Contributor: Chynna67 Created: 2 years ago Updated: 2 years ago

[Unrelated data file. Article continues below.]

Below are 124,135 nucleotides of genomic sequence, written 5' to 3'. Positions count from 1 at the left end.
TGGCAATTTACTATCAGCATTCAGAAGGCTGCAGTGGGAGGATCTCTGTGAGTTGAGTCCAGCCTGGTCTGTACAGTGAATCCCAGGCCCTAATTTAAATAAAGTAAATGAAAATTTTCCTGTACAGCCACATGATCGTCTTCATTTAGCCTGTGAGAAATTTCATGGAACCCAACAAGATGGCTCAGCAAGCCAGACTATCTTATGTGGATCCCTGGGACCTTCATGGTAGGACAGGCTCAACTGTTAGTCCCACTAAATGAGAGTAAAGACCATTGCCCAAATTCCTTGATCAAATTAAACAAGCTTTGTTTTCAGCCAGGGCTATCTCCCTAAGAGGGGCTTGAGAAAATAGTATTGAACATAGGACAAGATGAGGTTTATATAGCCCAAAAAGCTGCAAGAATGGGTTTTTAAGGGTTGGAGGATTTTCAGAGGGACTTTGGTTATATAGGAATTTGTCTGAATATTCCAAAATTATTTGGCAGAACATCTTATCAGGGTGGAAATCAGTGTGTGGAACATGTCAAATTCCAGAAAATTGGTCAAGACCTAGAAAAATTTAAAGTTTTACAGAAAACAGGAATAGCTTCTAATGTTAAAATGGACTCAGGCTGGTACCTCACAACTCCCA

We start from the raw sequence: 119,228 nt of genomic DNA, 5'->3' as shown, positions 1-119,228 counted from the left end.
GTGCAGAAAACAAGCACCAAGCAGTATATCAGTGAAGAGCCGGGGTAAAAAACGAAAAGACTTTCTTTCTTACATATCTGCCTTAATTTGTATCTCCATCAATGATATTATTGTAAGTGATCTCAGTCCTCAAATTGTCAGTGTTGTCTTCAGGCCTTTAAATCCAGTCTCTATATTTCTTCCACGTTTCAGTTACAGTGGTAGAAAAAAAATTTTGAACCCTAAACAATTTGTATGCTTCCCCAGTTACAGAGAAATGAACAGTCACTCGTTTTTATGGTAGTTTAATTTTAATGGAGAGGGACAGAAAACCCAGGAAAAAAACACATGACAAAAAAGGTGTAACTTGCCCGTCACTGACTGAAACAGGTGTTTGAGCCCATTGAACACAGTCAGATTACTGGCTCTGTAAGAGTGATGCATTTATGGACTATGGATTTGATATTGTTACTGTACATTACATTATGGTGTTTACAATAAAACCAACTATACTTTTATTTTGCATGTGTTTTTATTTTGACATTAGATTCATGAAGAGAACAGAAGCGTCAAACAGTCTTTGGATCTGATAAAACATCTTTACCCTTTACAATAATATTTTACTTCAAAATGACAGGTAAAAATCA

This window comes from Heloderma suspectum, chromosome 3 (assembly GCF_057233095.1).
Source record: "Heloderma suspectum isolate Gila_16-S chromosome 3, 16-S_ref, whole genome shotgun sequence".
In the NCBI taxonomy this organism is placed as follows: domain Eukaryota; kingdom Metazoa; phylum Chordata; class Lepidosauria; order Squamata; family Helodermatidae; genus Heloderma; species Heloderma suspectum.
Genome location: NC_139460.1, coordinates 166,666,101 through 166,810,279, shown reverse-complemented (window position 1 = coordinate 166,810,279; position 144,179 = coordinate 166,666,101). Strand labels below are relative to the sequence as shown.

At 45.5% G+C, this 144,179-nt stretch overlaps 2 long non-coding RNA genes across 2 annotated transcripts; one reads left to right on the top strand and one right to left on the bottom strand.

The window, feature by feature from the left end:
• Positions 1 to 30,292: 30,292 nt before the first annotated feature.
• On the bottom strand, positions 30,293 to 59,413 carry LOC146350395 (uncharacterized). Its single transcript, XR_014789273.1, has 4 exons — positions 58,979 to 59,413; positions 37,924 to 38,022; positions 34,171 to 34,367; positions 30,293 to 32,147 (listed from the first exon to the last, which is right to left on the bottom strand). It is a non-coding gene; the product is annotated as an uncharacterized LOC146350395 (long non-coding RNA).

JOSEPH THOMAS BATEMAN October 4, 1858 – October 6, 1936 On the 10th of May 1869, the driving of the “Golden Spike” at Promontory, Utah was the culmination of a monumental feat completing the Transcontinental Railroad. Only ten years prior to this grand event, Joseph Thomas Bateman was born to Samuel Bateman and Marinda Allen. His birth, on October 4, 1858, took place in the town of West Jordan, Salt Lake County, Utah. He was the third son of a family of thirteen children who were all born in a time when money was scarce, scratching out a meager living was plentiful and love of God was paramount. The parents of Joseph Thomas were Mormon pioneers whose families sacrificed much to join the Church of Jesus Christ of Latter-day Saints and crossed the great plains to be with the Saints in Utah. Samuel Bateman was raised in a large family, he being one of twelve children. Samuel was born July 1, 1832 in Manchester, England. The Bateman family accepted Mormonism while living in Manchester and crossed the Atlantic Ocean on the ship, Lehi Philadelphia, about 1839. Reportedly, their family was one of the first Mormon emigrants to enter the United States by way of New Orleans, traveling up the Mississippi River to arrive in Nauvoo to be with the saints. While in Nauvoo, young Samuel heard the Prophet Joseph Smith speak and saw the laying of the cornerstone of the Nauvoo Temple. His family moved to Augusta, Iowa. Samuel attended school for a time, worked in the brickyard of his uncle, later worked in his father’s brickyard and assisted on the family farm. Samuel was baptized into the Church of Jesus Christ of Latter-day Saints by his father, Thomas Bateman, in the Skunk River sometime in 1844. After the Prophet Joseph Smith and his brother Hyrum Smith were killed July 27, 1844 at Carthage, Illinois, the Bateman’s moved back to Nauvoo for a short time but persecutions drove them back to Augusta, Iowa where hard work at the brickyard brought money to help them move West. They moved by degrees from place to place: Little Pigeon, Big Pidgeon, Kainsville, St. Joseph, working to help make the dream of moving West possible. In 1850, Samuel Bateman along with his parents and siblings left for the Rocky Mountains. Records of the Livingston and Kinkead Freight Train (1850) list the names of the Bateman family in the company. Another source lists the family as having traveled in the James Pace Company at the same time. Further research may find that the companies traveled together. More research is needed to be definite. They arrived in the Salt Lake Valley in 1850 and established a home in West Jordan, Utah. Samuel Bateman At the age of 21, Samuel was working the ferry of the Jordan River that separated the towns of East Jordan and West Jordan. The bridges on the Jordan River had been washed away due to heavy rains that had forced the river out of its channel. Samuel ferried a father, mother, and their six children across the river and directed them to a log cabin near the flour mill where they were to make their home. He then said to his companions, “I just ferried my father-in-law across the Jordan River.” Marinda Allen, the 15 year old that caught Samuel’s eye, was born in Jamaica, Long Island, New York, on June 21, 1838. The Allen’s joined the Mormon Church when Marinda was very young and later the family moved to Flushing, New York. Moving on to St. Louis, Missouri in April 1847, Marinda’s father found work easily, being a miller. In December 1848, Marinda was baptized a member of the Church of Jesus Christ of Latter-day Saints, the “Mormon Church.” This baptism took place in Shoalter’s pond after the ice had been broken. Most children were baptized at the age of eight; however, her baptism had been delayed due to the persecutions that plagued the church members. “The Allen’s left St. Louis from Council Bluffs expecting to start the long journey across the plains. They were well provided with food, clothes, equipment and cash. But the church authorities in charge of emigration asked the Allen’s to give their wagon and provisions to a family whom they had decided should go first. This was done but not without disappointment, of course. They had been taught that obedience is better than sacrifice, but in this case obedience and sacrifice were both demanded. About four years later, they were prepared once more to start the journey. They left Council Bluffs June 5, 1853. Marinda’s father took plenty of provisions and more than enough white flour for his own family. This he shared with the company. While enroute, Marinda celebrated her fifteenth birthday, June 1, 1853 by assuming the responsibility of driving the ox-team and a cow a considerable part of the long trek across the plains. Her father had been chosen captain over ten wagons, and his duties were many. Marinda helped with the camping at night, and she yoked her oxen in the mornings. She assisted her mother with the other five children.” Marinda Allen Bateman Samuel Bateman and Marinda Allen became husband and wife on November 27, 1854. The marriage was performed by Luke Johnson, an elder in their church, and a Justice of the Peace. They were married in the Allen log cabin and an outdoor dinner was enjoyed by many guests. Later in the evening a dance was held in the cabin but only one couple could dance at a time due to the limited room. They lived in this one room log cabin with the Allen’s until Marinda’s father built an adobe home. The log cabin was moved next to a hillside where Samuel and Marinda built a room that ran from the house into the hillside. This addition had a dirt roof and one small window. This is where the family had its beginnings and thirteen children were born to this union. The first Bateman child was born just thirteen months after his parent’s marriage. His name was Samuel Allen, born December 27, 1855. However, he only lived to be 10 months old, dying October 20, 1856. Joseph Thomas’ next older brother, Daniel Rapalyea was born 21 February, 1857. Joseph Thomas arrived the next October 4, 1858. Marinda Parthenia, the first girl, was born September 29, 1860 and another sister, Araminta Elizabeth born December 4, 1862. Edward Alonzo born January 29, 1865 was followed by Alberto Delos on November 8, 1866. Eliza Janetta was born March 5, 1869 and died tragically by drowning on June 26, 1870. This was a devastating incident for Samuel and Marinda. Mary Janetta was born October 3, 1871 and was named after her sister that had died; however, she was called Mary or Mary J. The twins were born next; Elzada Ophelia and Elzinia Amelia, born March 15, 1874. Elzada Ophelia died the following day. Child number twelve was Ada Laurelda born on November 12, 1876. And, the last child, Juliaetta Bateman was born December 31, 1878. Juliaetta wrote a book, “Little Gold Pieces, The Story of My Mormon Mother’s Life” where much of the information for this history was obtained. It is in this book that Juliaetta mentions that her brothers Joseph, Edward and Alberto were called Jodie, Eddie and Bertie. The nickname of “Jodie” was used throughout his life. As an adult, while living in Alpine, the name “Jodie” helped to distinguish him from his uncle Joseph Bateman, also living in the town. Joseph Thomas was still living at home when his father married Harriet Egbert as a plural wife on February 27, 1871. They were married by Daniel H. Wells. Harriet, age 16, was only four years older than Joseph Thomas and came to be a part of the family when he was twelve years old. The two women worked together, raised children together and shared the same husband. Harriet gave birth to eight children, two dying in infancy. Marinda became a midwife having been trained by the Doctors Shipp and delivered over 700 babies. With the children from both wives being raised under the same roof there must have been significant challenges, however, this was a family raised in love and strong convictions of their church. Not much is written about the younger years of Joseph Thomas Bateman. One brief history indicates that his younger years were hard because he had to assist his older brothers with helping to earn a meager living to help support the family. His sister indicates in her book that the children were taught to be “reverential, and we younger children said Brother Edward, Sister Marinda and so on. With the last of us we did not always say sister or brother but just Ada, or Elzinia.” There is mention that Joseph, Edward and Alberto were much like their mother in disposition. They were described as “quiet, tender and very loving.” They help greatly and went without comforts to care for the family while their father was gone. Joseph Thomas was baptized as a member of the Church of Jesus Christ of Latter-day Saints on 17th day of May 1869 by his father and confirmed a member the same day by Bishop A. Gardner. At the age of twelve, he herded his father’s cattle which included moving them from grazing lands. When he was seventeen, he took care of the cattle near Park City, Utah in an area known as Rhodes Valley. They were also driven south to the towns of Price and Helper, Utah, for several years. He spent one summer hauling ore at Fort Herriman and five years in the sheep business with his father and oldest brother. On one cattle drive, taking the cattle to the spring grazing range, he was herding the cattle around the point of the mountain in the southern part of Salt Lake valley. He noticed a buggy that had pulled off the side of the road, allowing more room along the narrow road for the cattle to pass. Joseph thanked the occupants of the buggy for their courtesy and apparently introductions took place. It appears to be a case of love at first sight, as correspondence commenced immediately, soon courtship and marriage followed. Joseph Thomas Bateman was ordained to the office of Elder on March 14, 1880 then he and Julia Clara Strong had a solemnized marriage in the Endowment House in Salt Lake City, Utah on July 15, 1880. Like his parents, they began a family that grew to include eleven children, five sons and six daughters. Julia Clara’s parents, William J. Strong and Julia Maria Dyer, were converted to the Latter Day Gospel in England, desired to join the saints in Zion and made their way to Alpine. Julia Clara was the oldest daughter and the fourth child of the family of ten children. Music was treasured in the Strong home. With the first organ in the town in her home, Clara learned to play and sing at a young age. By the age of twelve she sang in the ward choir, which she did for over fifty years. On April 5, 1875, the first Young Ladies Association was organized in Alpine and at age 15 years, Clara was chosen as its first President. She was set apart in tongues by Sister Eliza R. Snow at the home of Bishop T. J. McCullough. The interpretation was given by Sister Zina D. Young. Clara held the position for five years. Jodie and Clara, as they were called, began their married life in West Jordan where their first two children, both girls, were born. These children died very young. Julia Maud was born April 21, 1881 and died from whooping cough three weeks later on May 14, 1881in West Jordan, Utah. Mable Eliza was born May 16, 1882 also in West Jordan, Utah and died September 3, 1889 due to Typhoid Fever. Family records indicate that Mable Eliza died in West Jordan, however, the family was living in Highland, Utah and she is buried in the Alpine City Cemetery. The location of death needs more research. Joseph Alberto born 24 June 1884; Bertha Marinda born 30 May 1886 were born while the family lived in Highland, Utah; Lula Genevieve born 23 July 1888; William Allen born 15 February 1890; Samuel Sterling born 16 January 1892; Frank Oscar born 14 October 1893; Emma born 8 August 1896; Ardella born 27 April 1899 and Wilford Waldo born 1 September 1902, all born in the Bateman home in Alpine, Utah. After the two years living close to Joseph Thomas’s family in West Jordan, they moved to Highland, Utah which was close Clara’s hometown and family in Alpine. This home provided a start for their farm, as well as, a small sheep herd. They then bought a home in Alpine on 100 North 200 East were they raised their family. Their brick house had four rooms, a log room and a lean-to. The Bateman’s were “received into the Alpine Ward” on April 22, 1883. After his marriage, Joseph Thomas determined to keep the Sabbath Day holy. During his young years he worked on Sundays out of necessity. As an adult he became a strong advocate of keeping the Sabbath Day holy and lived this principle the rest of his life. He had a strong sense of honesty and was obedient to the council of Church Authorities including staying out of debt. His life was one of duty to family, church and community. He was ordained to the Office of a Seventy on the 19th of September, 1885, by H. S. Eldredge. Joseph Thomas had an appreciation for the out-of-doors where he spent much of his life. As mentioned he herded cattle before his marriage and the family farm he grew up on provided daily opportunities to help with or care for the various animals. He became skilled in veterinarian work and saved the lives of many horses, colts, cows and calves for himself, as well as, others. Because of his knowledge of the outdoors, it is reported that he was instrumental in bringing home many an animal that had been considered lost or possibly stolen. One account indicates, Patriarch James A. Bateman, a cousin, referred to Joseph Thomas as a “master scout” that had a great sense of direction in the mountains, even in the dark. In the 1880’s life for his parents and the extended Bateman family was difficult. Many that were living in polygamy experienced raids by the marshals, husbands went into hiding, some served prison sentences, paid fines and families often were left to be reared by mothers. Joseph Thomas’s father, Samuel, served time in the penitentiary for having plural wives and spent a great deal of time in Exile. As the body guard for presidents of the Mormon Church, Brigham Young, John Taylor and Wilford Woodruff, Samuel was frequently gone. It is unknown how much time Joseph Thomas was able to spend with his father in the years beginning his marriage and family because of these circumstances. However, Joseph Thomas shared the same conviction and dedication to that same church as he raised his family. Like his father, Joseph Thomas had the gift of healing. One history makes reference to this gift: “He, like his father, was blessed with the gift of healing. Many a night he went out administering to the sick with Lincoln Carlisle and others, and on coming home was filled with the spirit of the Lord so much that he was unable to tell of the marvelous healing they had witnessed under their hands, through the Holy Priesthood which they held.” His church callings throughout the years included; ward teacher, home missionary when the Utah Stake comprised the entire county, Sunday School teacher, assistant superintendent and superintendent of the Sunday School, and missionary. Joseph Thomas paid above and beyond what the church requested for assessments on the building of two church meeting houses erected in his beloved Alpine, as well as, the Alpine Stake Tabernacle which was built in American Fork. Old Alpine Chapel In 1887, and for a number of years following, he was Alpine city Marshal. In 1888 he was deputy road supervisor of Utah County and from 1889 to 1891 was the supervisor. In 1891 he was elected a member of the City Council and served three terms. He was one of the school trustees before the consolidation of the district and for sometime was manager of the town dances. In 1901 Joseph Thomas and three brother-in-laws; Don C. Strong Sr., Samuel O. Strong, and Frank D. Strong leased the large cooperative store that has been built on Main and Center Street in Alpine. The store had a granary built in the back, storehouse was upstairs and people exchanged produce for purchases at the store. In 1898 the telephone came to Alpine and was located in the Co-op store. In 1906 Joseph Thomas, was one of twenty Alpine citizens who brought in the first telephone party line to their homes. His son’s history explains the situation when Joseph Thomas receives a mission call. “On June 9, 1903, while he was Superintendent of the Sunday School he was called to fill a mission in the Southern States. This was a true test of his willingness to sacrifice. He received a letter from Box B, asking him to go to this mission. He realized that he had a wonderful helpmate, a woman of strength, devotion to the cause of truth, a good manager, a true wife and Latter-day Saint. As he sized up his financial condition, he also realized that he had a poor forty-acre farm, with insufficient water to raise a good crop, poor farming equipment, nine sons and daughters, only three or four being old enough to help very much, the baby, Wilford Waldo, six months old, lay sick in the cradle. When Joseph read the letter, he asked his wife’s opinion. Her answer came very firm, “By all means go, we’ll get along all right.” The crops were raised; money was borrowed to support him for two long years. It appeared to some that his wife had the mission and Joseph had the trip. He naturally worried and got along on as little as he could. Later on, he sacrificed in sending two of his sons and one daughter on missions, so they might bring souls up to their Heavenly Father.” Georgia Elders in Conference Assembled at Atlanta, Georgia on March 27, 1904. Joseph Thomas Bateman is center back with a mustache. Joseph Thomas demonstrated faith, obedience and sacrifice by answering the mission call. His call to the Southern States took him to Georgia and was a great example to his children. Throughout his life, Joseph Thomas quoted some of his favorite passages from the Bible such as, “Seek ye first the Kingdom of God and His righteousness, and all other things will be added.” Also, “Lay up treasures in Heaven, where moth and rust do not corrupt and thieves break through and steal.” Clara, remaining at home, cared for the children and the farm. She also had been raised in a religious home. Clara told her children of her childhood experience when President John Taylor, President of the Church of Jesus Christ of Latter-day Saints, stayed overnight at her parent’s home in Alpine. President Taylor told the story of the prophet Joseph Smith and his brother Hyrum Smith being killed by a mob at Carthage Jail but his life had been spared because a bullet had hit his watch knocking him out of the range of fire. Clara had been allowed to hold the watch, feeling the dents. Her strength and spirituality was always evident throughout her life making her a devoted helpmate to her husband. She was known as a peacemaker. Upon return from his mission, J. Golden Kimball set Joseph Thomas apart as President of the Seventies Quorum and he was in the Presidency for 26 years. Further sacrifices were made as he donated willingly to departing missionaries and to family research work. His dedication to the church continued as he served as a member of the Ward Genealogical committee and worked countless hours in the St. George, Logan and Salt Lake temples. If one were able to discuss sacrifice with Joseph Thomas, it is suspected that he may not consider his actions a sacrifice but rather an opportunity to serve the Lord and bless others. The home of Joseph Thomas and Julia Clara was filled with love and hard work. Each morning and evenings ritual included all members of the family turning their chairs from under the table as they knelt at the chair for prayer. As the leader of the home, Joseph Thomas was respected and would call upon members of the family to pray. Everyone took their turn and there always was a prayer of gratefulness and blessing on the food. Just as all family members were expected to be at prayer in the morning, everyone was expected to attend church each Sunday. All the children were baptized into the Church of Jesus Christ of Latter-day Saints and followed the teachings of the Gospel. There were no modern conveniences. Water was carried from the ditch that ran in the front of the yard and clothes were washed on a board. The lot was planted with apples, pears, peaches, plums, cherries, and berries which all had to be cared for and the fruit dried or preserved. Joseph Thomas raised bees. His children remember the 30-35 bee stands. He would wear a big heavy overcoat and a screen around his hat but the bees would find their way in and sting him anyway. He eventually had been stung so many times that it was reported that his body “threw off a scent and then they didn’t bother him anymore.” The family had a honey extractor. Honey was extracted for the families use and Clara, after boiling the honey out of the wax, would mold it and sell it to others for canning or other uses. The Bateman farms had many cattle, sheep, hogs, horses, chickens and geese. Joseph Thomas owned stock in the Provo Woolen Mills and after sheering he would take the wool to be made into cloth that Clara would use to make clothing. Together they plucked down from the geese. Joseph Thomas would hold the goose as Clara carefully plucked the down which was used for feather beds and pillows. Clara and Joseph Thomas opened there home to many a visitor. Joseph Thomas had been raised with many a visitor stopping at his childhood home for food, shelter, and protection. This carried over to this married life. He and Clara often hosted extended family or friends at the dinner table. Relatives from West Jordan would come for a visit and due to the limited space, the men and boys often slept in the barn while the females occupied the house. A blind neighbor, Mr. Boddison, was often at the dinner table and Clara kept his clothing clean and pressed, as well as, doing laundry for an elderly couple in town. As previously mentioned Joseph Thomas was involved in community activities as well as religious activities. In the small haven of Alpine nestled in the mountains, civic and religious activities often intermingled. Many people in the town were related and being so small it seemed everyone knew everyone. From New Years parties, to Valentine Dances, Easter hikes, picnics, programs, the sacred Decoration Day (Memorial Day) program at the cemetery to Fourth and Twenty Fourth of July celebrations, and more, towns folk celebrated together. In the book, “Alpine Yesterdays-A History of Alpine, Utah County, Utah 1850-1980,” the following mentions Joseph Thomas’s participation in a town celebration; “Jody (Jodie) Bateman added to the excitement of the day with a special act during the outside programs by faking an Indian attack. Riding a horse at top speed and dragging a stuffed body resembling a man he came tearing down the street, letting out blood curdling yells, while shooting blank cartridges at the body.” Indians lived near the creek in Alpine. The baby of the family, Waldo, remembers being afraid of the Indians. He would hide behind Clara’s skirts when the Indians came to their home. Clara gave them loaves of homemade bread, ½ sack of flour, ham and bacon. As a great horseman Joseph Thomas always had good horses that were dependable and big. He spent a lot of time in the mountains. Cedar trees were brought from the mountains and planted on their home lot. When his dear wife Clara died from heart problems, Joseph Thomas made another trip to the mountains and brought back three cedar trees that he carefully planted on their Alpine cemetery lot. Although this is a history of Joseph Thomas, the following information regarding the circumstances of Clara’s death is included to show the strength of her character and her closeness to her family even beyond the veil. Clara died November 15, 1931 in her home. Her daughter, Ardella Ford, wrote the following about her passing. “On Mother’s birthday we went to see her. She seemed fine. On November 7th they called saying Mother was ill and the doctor had put her to bed. Bertha and I stayed with her for a week. She had so many friends and the Priesthood came and gave her a blessing. On Wednesday morning I was combing her hair as she was propped up in bed. Father was sitting by the bed reading. All at once she raised her head and said as if she was surprised ‘Oh, Father’, just as if someone had stepped into the room. Father jumped up and came to the bed. She put her hand out not looking away saying ‘No, it is my father’. Then she said, ‘Oh, Mother’, then ‘Don’. That was mother’s brother who was dead. Then she said, ‘Oh, Fred’, he was another brother. She said, ‘Oh, what beautiful flowers’. She said to my father ‘Why don’t you speak to them?’ Father said’ I can’t see them’. Then she just looked and talked and said, ‘I can’t go today’. Then, she said to me ‘Dear, this is Uncle Fred’. It was a one sided conversation and she finally said, ‘I will be ready’. Then she told Father and I that they would call for her on Sunday morning. She began making preparations like one planning a trip. Burial clothes, funeral service, even the food for people who would come. She had loaned money to my brothers. She had me mark all of the accounts paid in full. She told me to arrange for someone to be with father. The only time she cried was when she spoke of him. On Friday morning she talked with her folks as she had on Wednesday. She said how hard it was to leave Father, but she would be ready at 7:00 A.M. On Saturday night all of the family came. Father and the boys administered to her. She talked to each boy separately. No one slept much that night. We knew death was near. At 7:00 A.M. she closed her eyes and she was gone without a struggle. Her funeral service was carried out according to her wishes.” Joseph Thomas and Julia Clara had remained devoted to each other for over 51 years. Their daughter Emma indicated she never heard her parents argue and the entire family seemed to be so happy. Theirs was a family of music, joy in the simple living, hard work but most of all, love. The humble little home on 100 North and 200 East remained Joseph Thomas’s home for the rest of his life. After his dear, sweet Clara passed away his son and daughter-in-law, Frank and Erma, moved in to help care for him during his last years. Waldo and his wife, Maurine, lived next door to Joseph Thomas and Clara most of their married life and had been a great help, as well. Beginning in 1933 Joseph Thomas had several strokes. The first stroke impaired his speech. He continued regular attendance at public gatherings but not being able to take part seemed to compound his loneliness. His family was a great comfort to him and visits, especially from the young children, were a bright spot for him. Four days before his 78th birthday, he informed his youngest son that it had been made known to him that he would die on his birthday. Death came on October 6, 1936, two days after his birthday. One short history indicated the following regarding his death, “While sleeping peacefully his spirit left his body, without a sign of a struggle, only to waken on other shores where loved ones await him and he can continue his good work unharmed by the ills of life. He was found lying with his hand under his head, as he had slept through the years." After his death, Frank and Erma remained in the home the rest of their lives completing almost 90 years of Bateman memories in the same house. There are histories of each of the eleven children that were compiled by Louise Bateman Roberts, a grand-daughter to Joseph Thomas and daughter of Waldo. The children that were living at the time that Louise was compiling histories paid tribute to their dear parents. Waldo’s history indicates, “He was a real honest man. He's one of the noblest works of God. I think that honesty was all the religion you needed and he practiced what he preached. “It was a pleasure to sit down with Dad and Mother and eat a meal. You could just feel their good spirit, just quiet and nice, a supreme feeling. I really enjoyed just sitting there. You didn’t have to talk; you could just feel the good spirit there. I figure I was favored by being the last. I often said I wish they could have lived another twenty years so I could have done more for them. I still felt like I was in their debt. You get involved with your own family and try to take care of them. You should really honor your parents.” He and mother were the most unselfish people that I ever knew. They were always thinking about helping someone.” Emma wrote, “As a child I thought our home was the most beautiful place in the world and I look back and remember it as the happiest home in the world. “There were young boys and girls in almost every home in the neighborhood and so many games to play. We had a wonderful time. In the evenings we would all get together to study our school lessons, pop corn, make honey candy and sing and play the organ. We were surely a happy group. Mother would spend her evenings mending, darning, making beautiful rugs. Father always read the Bible and other church works.” Ardella’s personal history indicated, “We had a very happy, clean, comfortable home, where love and understanding prevailed. A strong belief in God was instilled at an early age. “My parents were sweet to each other and raised us with kindness. If a misunderstanding came they seemed to be able to count to ten, never raising their voices and they ruled with kindness. “Meal time was a happy time as we talked over things that happened during the day. We seemed to realize only pleasant things should be discussed. I can see father now as his beautiful brown eyes would light as he would chuckle quietly at any funny thing. He never laughed out loud.” The family of Joseph Thomas Bateman may have been much like other families of the time and certainly very much like the other families nestled in the quaint little town of Alpine, Utah. Many were from, what they called “pioneer stock.” They were physically strong, as well as, spiritually strong. They shared struggles and sacrifices, successes and joys. It was a beloved place. Alpine, this little place beneath the mountains was home, the dear home of Joseph Thomas Bateman and this little place was family to him. Even today (2010), with homes spreading up the mountain sides, descendants of Joseph Thomas and Julia Clara Bateman reside within this beautiful place where there was “Love At Home.” Joseph Thomas Bateman was born on Oct. 4, 1858 at West Jordan, Salt Lake County, Utah to Samuel Bateman and Marinda Allen. M Joseph Thomas BATEMAN Born: 4 Oct 1858 Place: West Jordon, Salt Lake, Utah Died: 6 Oct 1936 Place: Alpine, Utah, Utah Buried: 10 Oct 1936 Place: Alpine, Utah, Utah Julia Clara Strong was born on 22 Oct 1859 at Alpine, Utah County, Utah to William Johnson Strong and Julia Maria Dyer. F Julia Clara Strong Born: 22 Oct 1859 Place: Alpine, Utah, Utah Died: 15 Nov 1931 Place: Alpine, Utah, Utah Buried: 18 Nov 1931 Place: Alpine, Utah, Utah Joseph Thomas Bateman married Julia Clara Strong on Oct 15, 1880 at Salt Lake City, Salt Lake County, Utah. Children of Joseph Thomas Bateman and Julia Clara Strong include; F Julia Maud BATEMAN Born: 21 Apr 1881 Place: West Jordan, Salt Lake, Utah Died: 14 May 1881 Place: West Jordan, Utah, Salt Lake F Mable Eliza BATEMAN Born: 16 May 1882 Place: West Jordan, Salt Lake, Utah Died: 3 Sep 1889 Place: West Jordan, Utah, Salt Lake M Joseph Alberto BATEMAN Born: 24 Jun 1884 Place: Alpine, Utah, Utah Died: 4 Jan 1959 Place: Salt Lake City, Salt Lake, Utah Buried: 7 Jan 1959 Place: Alpine, Utah, Utah F Bertha Marinda BATEMAN Born: 30 May 1886 Place: Alpine, Utah, Utah Died: 21 Dec 1951 Place: Provo, Utah, Utah Buried: 24 Dec 1951 Place: Provo, Utah, Utah F Lula Genevieve BATEMAN Born: 23 Jul 1888 Place: Alpine, Utah Co., Utah Died: 19 Jul 1966 Place: Glenwood Springs, Colorado Buried: 22 Jul 1966 Place: Glenwood Springs, Colorado M William Allen BATEMAN Born: 15 Feb 1890 Place: Alpine, Utah, Utah Died: 5 Nov 1967 Place: Salt Lake City, Salt Lake, Utah Buried: 8 Nov 1967 Place: Wasatch Lawn Cemetery, Salt Lake City, Salt Lake, Utah M Samuel Sterling BATEMAN Born: 16 Jan 1892 Place: Alpine, Utah, Utah Died: 27 Feb 1969 Place: Salt Lake City, Salt Lake, Utah Buried: 3 Mar 1969 Place: Salt Lake City, Salt Lake, Utah M Frank Oscar BATEMAN Born: 14 Oct 1893 Place: Alpine, Utah, Utah Died: 3 Oct 1972 Place: American Fork, Utah, Utah Buried: 6 Oct 1972 Place: Alpine, Utah, Utah F Emma BATEMAN Born: 8 Aug 1896 Place: Alpine, Utah, Utah Died: 14 Jan 1981 Place: Springville, Utah, Utah Buried: 17 Jan 1981 Place: Evergreen Cemetery, Springville, Utah, Utah F Ardella BATEMAN Born: 27 Apr 1899 Place: Alpine, Utah, Utah Died: 22 Feb 1974 Place: Provo, Utah, Utah Buried: 23 Feb 1974 Place: Cedar City, Iron, Utah M Wilford Waldo BATEMAN Born: 1 Sep 1902 Place: Alpine, Utah, Utah Died: 12 May 1977 Place: American Fork, Utah, Utah Buried: 14 May 1977 Place: Alpine, Utah, Utah Information for this history was compiled from a variety of sources: Little Gold Pieces, The Story of My Mormon Mother’s Life by Juliaetta Bateman Jensen Alpine Yesterdays, A History of Alpine, Utah County, Utah 1850-1980 by Jennine Adams Wild Biographies and Autobiographies of the children of Joseph Thomas and Julia Clara Strong Bateman www.lds.org - Church of Jesus Christ of Latter-day Saints, Church History Library, Pioneer Company After joining the Daughters of the Utah Pioneers (DUP), Beehive Camp, in 2009 I was invited to prepare and present an ancestor history. As I researched information about my ancestors I was amazed with their stories. I could find information about Samuel and Marinda Allen Bateman, Mormon pioneers, and it was fascinating. However, I became interested in my great grandfather, Joseph Thomas Bateman, a native pioneer. The search for information became addicting and as I learned more about him, he became real to me. There started to grow a love and respect for this great ancestor and his family. This family seemed familiar, their home was familiar and the stories were as if I had witnessed them. It seemed that I knew the ending of their stories as if I had been there to see it for myself. It was if I had viewed them through a magic window at some time in my past. I felt that I had watched them through their struggles, disappointments, and trials and then saw their happiness, simple pleasures, and service to others. I wonder if my grandfather or someone else had told me their story and I had put it deep in my memory in an area that was hidden until this research brought it forth. Perhaps I was granted a view of them from a heavenly home before my birth. Feelings of respect and honor have been strong and tears of love have been shed for these dear ancestors. The more I searched the more questions were raised. There is much more research needed, to clarify and certainly more to learn about the Bateman’s. And I look forward to the search for more treasures to be known about this family that exemplified honestly, hard work, service, dedication, love of family and devotion to God. With respect and love, LaDawn Jensen Carter Great Grand-daughter of Joseph Thomas Bateman Grand-daughter of Wilford Waldo Bateman Daughter of Clarine Bateman Jensen May 2010